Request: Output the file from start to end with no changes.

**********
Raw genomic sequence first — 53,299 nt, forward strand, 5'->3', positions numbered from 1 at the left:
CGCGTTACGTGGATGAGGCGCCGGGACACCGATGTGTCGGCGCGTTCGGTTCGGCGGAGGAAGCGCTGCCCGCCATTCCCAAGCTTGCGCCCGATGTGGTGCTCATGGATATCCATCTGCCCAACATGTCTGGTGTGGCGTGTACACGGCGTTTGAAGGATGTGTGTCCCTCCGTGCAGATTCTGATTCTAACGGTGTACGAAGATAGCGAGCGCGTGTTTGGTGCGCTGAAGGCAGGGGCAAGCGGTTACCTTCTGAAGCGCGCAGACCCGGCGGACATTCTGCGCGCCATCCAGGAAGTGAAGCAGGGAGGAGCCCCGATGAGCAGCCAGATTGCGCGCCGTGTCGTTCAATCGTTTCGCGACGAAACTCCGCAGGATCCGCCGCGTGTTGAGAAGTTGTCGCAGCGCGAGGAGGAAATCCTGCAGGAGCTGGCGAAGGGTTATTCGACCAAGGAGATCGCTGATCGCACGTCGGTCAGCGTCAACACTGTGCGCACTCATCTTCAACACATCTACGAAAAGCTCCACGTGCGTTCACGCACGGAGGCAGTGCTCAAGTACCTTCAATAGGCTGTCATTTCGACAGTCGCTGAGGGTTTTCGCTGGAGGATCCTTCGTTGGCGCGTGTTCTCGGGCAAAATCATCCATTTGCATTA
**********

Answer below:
Raw genomic sequence first — 53,299 nt, forward strand, 5'->3', positions numbered from 1 at the left:
CGCGTTACGTGGATGAGGCGCCGGGACACCGATGTGTCGGCGCGTTCGGTTCGGCGGAGGAAGCGCTGCCCGCCATTCCCAAGCTTGCGCCCGATGTGGTGCTCATGGATATCCATCTGCCCAACATGTCTGGTGTGGCGTGTACACGGCGTTTGAAGGATGTGTGTCCCTCCGTGCAGATTCTGATTCTAACGGTGTACGAAGATAGCGAGCGCGTGTTTGGTGCGCTGAAGGCAGGGGCAAGCGGTTACCTTCTGAAGCGCGCAGACCCGGCGGACATTCTGCGCGCCATCCAGGAAGTGAAGCAGGGAGGAGCCCCGATGAGCAGCCAGATTGCGCGCCGTGTCGTTCAATCGTTTCGCGACGAAACTCCGCAGGATCCGCCGCGTGTTGAGAAGTTGTCGCAGCGCGAGGAGGAAATCCTGCAGGAGCTGGCGAAGGGTTATTCGACCAAGGAGATCGCTGATCGCACGTCGGTCAGCGTCAACACTGTGCGCACTCATCTTCAACACATCTACGAAAAGCTCCACGTGCGTTCACGCACGGAGGCAGTGCTCAAGTACCTTCAATAGGCTGTCATTTCGACAGTCGCTGAGGGTTTTCGCTGGAGGATCCTTCGTTGGCGCGTGTTCTCGGGCAAAATCATCCATTTGCATTA